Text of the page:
10 September 2009
10 September 2009
This marks a significant moment in the history of relations between the Armenian and Turkish peoples. It presents major ramifications for both the government of the newly independent Republic of Armenia and the Armenian nation worldwide. The Armenian people in both the homeland and the Diaspora have followed these negotiations with great interest and concern.
We recognize the great geopolitical challenges faced by Armenia — its concern for its national security, the need to improve its accessibility and communication links vital to its economic development, the desire to participate in regional programs of political and economic cooperation. All of these objectives motivate the Armenian government to be positive and sincere in its approach to these negotiations and to adopt a pragmatic policy with regard to Turkey. However, as practical as such a policy may be, it should not be implemented at the expense of the fundamental and historic rights of the Armenian people. We believe the official governmental authorities in Armenia are both the administrators of the state and the guardians of its future. Therefore, they must be guided by pan-national goals and aspirations in making these difficult and far-reaching decisions.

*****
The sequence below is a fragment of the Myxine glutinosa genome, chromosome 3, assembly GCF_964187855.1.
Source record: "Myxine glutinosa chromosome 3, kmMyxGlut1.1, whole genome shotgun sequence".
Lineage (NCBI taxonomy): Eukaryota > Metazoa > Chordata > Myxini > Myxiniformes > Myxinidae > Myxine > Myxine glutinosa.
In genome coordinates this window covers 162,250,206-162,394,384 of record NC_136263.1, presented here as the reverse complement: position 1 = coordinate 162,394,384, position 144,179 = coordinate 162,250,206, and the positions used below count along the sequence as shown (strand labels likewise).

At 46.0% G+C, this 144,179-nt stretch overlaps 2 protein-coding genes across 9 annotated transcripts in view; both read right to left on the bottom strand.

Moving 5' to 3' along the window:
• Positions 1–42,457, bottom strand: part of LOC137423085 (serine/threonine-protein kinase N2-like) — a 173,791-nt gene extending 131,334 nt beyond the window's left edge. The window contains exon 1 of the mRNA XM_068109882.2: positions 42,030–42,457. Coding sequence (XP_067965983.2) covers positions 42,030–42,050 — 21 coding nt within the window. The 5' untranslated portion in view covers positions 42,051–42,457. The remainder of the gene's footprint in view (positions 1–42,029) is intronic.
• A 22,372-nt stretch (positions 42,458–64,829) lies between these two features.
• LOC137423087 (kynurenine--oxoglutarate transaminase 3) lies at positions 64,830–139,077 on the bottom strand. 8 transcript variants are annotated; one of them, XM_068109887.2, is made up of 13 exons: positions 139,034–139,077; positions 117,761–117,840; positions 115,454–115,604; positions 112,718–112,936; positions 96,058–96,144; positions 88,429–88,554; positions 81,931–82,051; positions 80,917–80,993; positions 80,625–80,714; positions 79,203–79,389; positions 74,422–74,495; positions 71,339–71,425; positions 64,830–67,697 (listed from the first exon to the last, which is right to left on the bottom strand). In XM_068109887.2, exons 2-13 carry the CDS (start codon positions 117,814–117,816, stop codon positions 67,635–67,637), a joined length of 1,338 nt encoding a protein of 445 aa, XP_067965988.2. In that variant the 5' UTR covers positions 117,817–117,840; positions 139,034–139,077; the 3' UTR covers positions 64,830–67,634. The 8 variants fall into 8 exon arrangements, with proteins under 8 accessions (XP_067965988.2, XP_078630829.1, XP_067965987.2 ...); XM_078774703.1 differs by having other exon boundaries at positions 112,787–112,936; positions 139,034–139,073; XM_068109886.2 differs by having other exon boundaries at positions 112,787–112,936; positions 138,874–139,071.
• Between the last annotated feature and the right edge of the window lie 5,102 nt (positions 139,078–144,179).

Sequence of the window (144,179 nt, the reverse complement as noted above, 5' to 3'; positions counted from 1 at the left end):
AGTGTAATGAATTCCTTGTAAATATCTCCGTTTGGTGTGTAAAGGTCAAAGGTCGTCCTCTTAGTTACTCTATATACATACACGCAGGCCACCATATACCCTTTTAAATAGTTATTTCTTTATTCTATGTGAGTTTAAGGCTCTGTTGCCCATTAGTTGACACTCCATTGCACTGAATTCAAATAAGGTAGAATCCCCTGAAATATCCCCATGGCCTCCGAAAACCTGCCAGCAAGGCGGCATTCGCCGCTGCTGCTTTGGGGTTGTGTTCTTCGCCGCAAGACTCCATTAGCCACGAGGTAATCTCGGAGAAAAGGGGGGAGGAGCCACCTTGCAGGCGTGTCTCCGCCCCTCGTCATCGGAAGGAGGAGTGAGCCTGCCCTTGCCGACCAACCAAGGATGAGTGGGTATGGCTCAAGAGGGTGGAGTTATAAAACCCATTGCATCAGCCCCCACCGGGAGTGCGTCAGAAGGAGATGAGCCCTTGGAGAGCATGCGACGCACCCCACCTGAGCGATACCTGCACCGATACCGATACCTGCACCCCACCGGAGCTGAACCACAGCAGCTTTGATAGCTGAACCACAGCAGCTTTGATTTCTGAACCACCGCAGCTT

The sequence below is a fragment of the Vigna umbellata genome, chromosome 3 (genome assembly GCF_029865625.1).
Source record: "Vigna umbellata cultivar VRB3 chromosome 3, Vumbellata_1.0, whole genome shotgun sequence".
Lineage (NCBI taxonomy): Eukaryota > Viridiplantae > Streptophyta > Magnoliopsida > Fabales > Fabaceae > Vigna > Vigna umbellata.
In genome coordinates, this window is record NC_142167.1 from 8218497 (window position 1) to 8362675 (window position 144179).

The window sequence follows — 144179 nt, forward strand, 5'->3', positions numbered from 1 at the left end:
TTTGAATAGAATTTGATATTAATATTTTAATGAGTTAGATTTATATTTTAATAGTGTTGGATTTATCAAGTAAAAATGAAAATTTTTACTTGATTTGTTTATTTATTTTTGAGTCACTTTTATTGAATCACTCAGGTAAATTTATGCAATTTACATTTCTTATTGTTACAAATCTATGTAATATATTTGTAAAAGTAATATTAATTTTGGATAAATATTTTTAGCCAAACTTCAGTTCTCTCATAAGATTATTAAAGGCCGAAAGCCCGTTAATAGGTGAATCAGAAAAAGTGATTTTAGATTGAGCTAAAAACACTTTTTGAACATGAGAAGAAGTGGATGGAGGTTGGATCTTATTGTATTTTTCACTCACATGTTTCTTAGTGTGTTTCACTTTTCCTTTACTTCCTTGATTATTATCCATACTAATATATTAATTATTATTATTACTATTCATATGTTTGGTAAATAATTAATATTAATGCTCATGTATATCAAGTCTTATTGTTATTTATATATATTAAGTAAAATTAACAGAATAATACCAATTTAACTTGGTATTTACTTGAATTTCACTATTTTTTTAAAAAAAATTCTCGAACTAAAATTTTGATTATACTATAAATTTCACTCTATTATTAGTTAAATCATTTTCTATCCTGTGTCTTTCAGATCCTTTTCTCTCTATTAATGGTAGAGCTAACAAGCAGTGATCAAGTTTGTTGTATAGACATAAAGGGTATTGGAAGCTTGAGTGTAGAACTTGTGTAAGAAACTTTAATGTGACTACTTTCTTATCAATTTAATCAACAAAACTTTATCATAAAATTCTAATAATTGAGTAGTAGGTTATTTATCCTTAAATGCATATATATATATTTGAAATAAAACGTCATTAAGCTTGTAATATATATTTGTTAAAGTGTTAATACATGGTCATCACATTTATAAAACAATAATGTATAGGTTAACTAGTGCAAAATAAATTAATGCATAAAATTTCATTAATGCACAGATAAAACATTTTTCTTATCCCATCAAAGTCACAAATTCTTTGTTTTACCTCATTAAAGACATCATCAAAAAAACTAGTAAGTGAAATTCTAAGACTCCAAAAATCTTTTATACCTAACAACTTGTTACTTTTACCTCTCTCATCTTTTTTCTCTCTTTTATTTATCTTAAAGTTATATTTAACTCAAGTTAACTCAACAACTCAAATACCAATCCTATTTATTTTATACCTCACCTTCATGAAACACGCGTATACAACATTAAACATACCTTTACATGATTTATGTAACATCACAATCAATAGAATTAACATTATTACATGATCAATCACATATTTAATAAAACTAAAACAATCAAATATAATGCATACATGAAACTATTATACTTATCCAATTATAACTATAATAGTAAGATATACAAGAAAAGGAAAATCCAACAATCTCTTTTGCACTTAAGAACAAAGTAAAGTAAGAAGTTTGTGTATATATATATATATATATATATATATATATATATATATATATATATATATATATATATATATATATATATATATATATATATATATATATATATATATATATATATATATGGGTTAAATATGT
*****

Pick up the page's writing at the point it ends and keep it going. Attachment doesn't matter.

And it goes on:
The documents establishing diplomatic relations between Armenia and Turkey touch directly or indirectly upon the enduring issues of the Armenian Genocide and our territorial demands. We understand the importance for the Republic of Armenia to have normal diplomatic relations with neighboring states, including Turkey. We also believe that justice for the sacred Armenian Case and the international recognition of the Armenian Genocide should transcend and not be sacrificed for any immediate diplomatic consideration.